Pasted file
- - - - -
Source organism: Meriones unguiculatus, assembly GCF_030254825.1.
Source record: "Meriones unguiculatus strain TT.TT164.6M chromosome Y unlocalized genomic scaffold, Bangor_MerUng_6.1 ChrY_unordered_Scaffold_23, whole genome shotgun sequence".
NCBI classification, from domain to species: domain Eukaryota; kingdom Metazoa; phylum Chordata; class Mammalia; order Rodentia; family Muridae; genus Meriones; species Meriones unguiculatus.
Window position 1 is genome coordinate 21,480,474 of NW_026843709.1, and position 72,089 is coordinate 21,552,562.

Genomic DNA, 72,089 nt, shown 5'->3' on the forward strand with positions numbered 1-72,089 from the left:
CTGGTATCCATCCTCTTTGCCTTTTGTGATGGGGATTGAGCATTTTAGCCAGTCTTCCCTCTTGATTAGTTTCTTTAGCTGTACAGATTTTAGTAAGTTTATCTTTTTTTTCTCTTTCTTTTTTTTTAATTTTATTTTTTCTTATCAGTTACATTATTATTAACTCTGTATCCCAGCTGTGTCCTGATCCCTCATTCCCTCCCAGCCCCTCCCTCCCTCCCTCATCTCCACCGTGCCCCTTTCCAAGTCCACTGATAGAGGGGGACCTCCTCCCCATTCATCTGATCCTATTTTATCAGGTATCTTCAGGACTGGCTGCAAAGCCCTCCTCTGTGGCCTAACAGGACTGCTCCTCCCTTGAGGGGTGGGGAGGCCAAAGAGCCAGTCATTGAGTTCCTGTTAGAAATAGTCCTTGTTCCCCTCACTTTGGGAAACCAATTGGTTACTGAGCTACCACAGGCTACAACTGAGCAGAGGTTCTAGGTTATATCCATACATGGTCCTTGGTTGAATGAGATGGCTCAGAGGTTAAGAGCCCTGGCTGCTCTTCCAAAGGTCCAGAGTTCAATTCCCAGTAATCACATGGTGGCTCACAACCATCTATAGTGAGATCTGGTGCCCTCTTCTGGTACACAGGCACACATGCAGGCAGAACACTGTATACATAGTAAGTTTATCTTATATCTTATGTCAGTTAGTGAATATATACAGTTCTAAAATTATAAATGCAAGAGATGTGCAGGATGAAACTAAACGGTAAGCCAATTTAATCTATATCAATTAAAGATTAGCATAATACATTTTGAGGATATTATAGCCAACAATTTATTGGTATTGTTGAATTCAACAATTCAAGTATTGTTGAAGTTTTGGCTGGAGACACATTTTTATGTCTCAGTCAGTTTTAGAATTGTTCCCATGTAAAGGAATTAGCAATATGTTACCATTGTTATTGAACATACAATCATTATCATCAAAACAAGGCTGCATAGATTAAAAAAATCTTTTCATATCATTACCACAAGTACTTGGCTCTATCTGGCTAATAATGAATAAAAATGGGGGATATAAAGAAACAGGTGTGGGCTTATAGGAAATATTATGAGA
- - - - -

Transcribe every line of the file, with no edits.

Source organism: Meriones unguiculatus, assembly GCF_030254825.1.
Source record: "Meriones unguiculatus strain TT.TT164.6M chromosome Y unlocalized genomic scaffold, Bangor_MerUng_6.1 ChrY_unordered_Scaffold_23, whole genome shotgun sequence".
NCBI classification, from domain to species: domain Eukaryota; kingdom Metazoa; phylum Chordata; class Mammalia; order Rodentia; family Muridae; genus Meriones; species Meriones unguiculatus.
Window position 1 is genome coordinate 21,480,474 of NW_026843709.1, and position 72,089 is coordinate 21,552,562.

Genomic DNA, 72,089 nt, shown 5'->3' on the forward strand with positions numbered 1-72,089 from the left:
CTGGTATCCATCCTCTTTGCCTTTTGTGATGGGGATTGAGCATTTTAGCCAGTCTTCCCTCTTGATTAGTTTCTTTAGCTGTACAGATTTTAGTAAGTTTATCTTTTTTTTCTCTTTCTTTTTTTTTAATTTTATTTTTTCTTATCAGTTACATTATTATTAACTCTGTATCCCAGCTGTGTCCTGATCCCTCATTCCCTCCCAGCCCCTCCCTCCCTCCCTCATCTCCACCGTGCCCCTTTCCAAGTCCACTGATAGAGGGGGACCTCCTCCCCATTCATCTGATCCTATTTTATCAGGTATCTTCAGGACTGGCTGCAAAGCCCTCCTCTGTGGCCTAACAGGACTGCTCCTCCCTTGAGGGGTGGGGAGGCCAAAGAGCCAGTCATTGAGTTCCTGTTAGAAATAGTCCTTGTTCCCCTCACTTTGGGAAACCAATTGGTTACTGAGCTACCACAGGCTACAACTGAGCAGAGGTTCTAGGTTATATCCATACATGGTCCTTGGTTGAATGAGATGGCTCAGAGGTTAAGAGCCCTGGCTGCTCTTCCAAAGGTCCAGAGTTCAATTCCCAGTAATCACATGGTGGCTCACAACCATCTATAGTGAGATCTGGTGCCCTCTTCTGGTACACAGGCACACATGCAGGCAGAACACTGTATACATAGTAAGTTTATCTTATATCTTATGTCAGTTAGTGAATATATACAGTTCTAAAATTATAAATGCAAGAGATGTGCAGGATGAAACTAAACGGTAAGCCAATTTAATCTATATCAATTAAAGATTAGCATAATACATTTTGAGGATATTATAGCCAACAATTTATTGGTATTGTTGAATTCAACAATTCAAGTATTGTTGAAGTTTTGGCTGGAGACACATTTTTATGTCTCAGTCAGTTTTAGAATTGTTCCCATGTAAAGGAATTAGCAATATGTTACCATTGTTATTGAACATACAATCATTATCATCAAAACAAGGCTGCATAGATTAAAAAAATCTTTTCATATCATTACCACAAGTACTTGGCTCTATCTGGCTAATAATGAATAAAAATGGGGGATATAAAGAAACAGGTGTGGGCTTATAGGAAATATTATGAGA